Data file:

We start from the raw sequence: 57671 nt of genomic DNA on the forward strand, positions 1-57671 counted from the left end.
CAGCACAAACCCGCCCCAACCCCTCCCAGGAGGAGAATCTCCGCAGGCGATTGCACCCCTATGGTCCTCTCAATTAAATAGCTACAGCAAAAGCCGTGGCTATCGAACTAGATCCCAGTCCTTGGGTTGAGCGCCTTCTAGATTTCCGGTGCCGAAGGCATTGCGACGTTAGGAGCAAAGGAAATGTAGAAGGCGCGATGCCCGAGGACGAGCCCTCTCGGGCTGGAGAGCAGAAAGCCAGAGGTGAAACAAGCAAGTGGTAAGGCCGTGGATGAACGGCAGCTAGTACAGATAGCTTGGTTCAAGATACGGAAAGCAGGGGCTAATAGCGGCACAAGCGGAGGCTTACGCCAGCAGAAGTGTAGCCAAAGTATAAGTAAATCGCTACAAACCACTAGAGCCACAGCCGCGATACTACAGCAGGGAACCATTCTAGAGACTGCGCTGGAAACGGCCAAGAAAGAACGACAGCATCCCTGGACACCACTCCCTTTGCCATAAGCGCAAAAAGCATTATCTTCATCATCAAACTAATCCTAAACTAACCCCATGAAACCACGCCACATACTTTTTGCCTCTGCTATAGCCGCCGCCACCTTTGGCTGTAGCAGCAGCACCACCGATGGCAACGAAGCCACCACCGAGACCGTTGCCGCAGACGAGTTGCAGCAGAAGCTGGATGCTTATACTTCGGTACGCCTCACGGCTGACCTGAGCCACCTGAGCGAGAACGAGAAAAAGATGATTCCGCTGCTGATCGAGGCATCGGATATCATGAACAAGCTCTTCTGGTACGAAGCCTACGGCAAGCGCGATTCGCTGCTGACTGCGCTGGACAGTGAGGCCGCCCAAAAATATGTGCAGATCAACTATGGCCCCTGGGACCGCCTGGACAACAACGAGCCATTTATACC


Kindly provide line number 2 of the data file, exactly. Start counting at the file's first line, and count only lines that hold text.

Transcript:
CAGCACAAACCCGCCCCAACCCCTCCCAGGAGGAGAATCTCCGCAGGCGATTGCACCCCTATGGTCCTCTCAATTAAATAGCTACAGCAAAAGCCGTGGCTATCGAACTAGATCCCAGTCCTTGGGTTGAGCGCCTTCTAGATTTCCGGTGCCGAAGGCATTGCGACGTTAGGAGCAAAGGAAATGTAGAAGGCGCGATGCCCGAGGACGAGCCCTCTCGGGCTGGAGAGCAGAAAGCCAGAGGTGAAACAAGCAAGTGGTAAGGCCGTGGATGAACGGCAGCTAGTACAGATAGCTTGGTTCAAGATACGGAAAGCAGGGGCTAATAGCGGCACAAGCGGAGGCTTACGCCAGCAGAAGTGTAGCCAAAGTATAAGTAAATCGCTACAAACCACTAGAGCCACAGCCGCGATACTACAGCAGGGAACCATTCTAGAGACTGCGCTGGAAACGGCCAAGAAAGAACGACAGCATCCCTGGACACCACTCCCTTTGCCATAAGCGCAAAAAGCATTATCTTCATCATCAAACTAATCCTAAACTAACCCCATGAAACCACGCCACATACTTTTTGCCTCTGCTATAGCCGCCGCCACCTTTGGCTGTAGCAGCAGCACCACCGATGGCAACGAAGCCACCACCGAGACCGTTGCCGCAGACGAGTTGCAGCAGAAGCTGGATGCTTATACTTCGGTACGCCTCACGGCTGACCTGAGCCACCTGAGCGAGAACGAGAAAAAGATGATTCCGCTGCTGATCGAGGCATCGGATATCATGAACAAGCTCTTCTGGTACGAAGCCTACGGCAAGCGCGATTCGCTGCTGACTGCGCTGGACAGTGAGGCCGCCCAAAAATATGTGCAGATCAACTATGGCCCCTGGGACCGCCTGGACAACAACGAGCCATTTATACC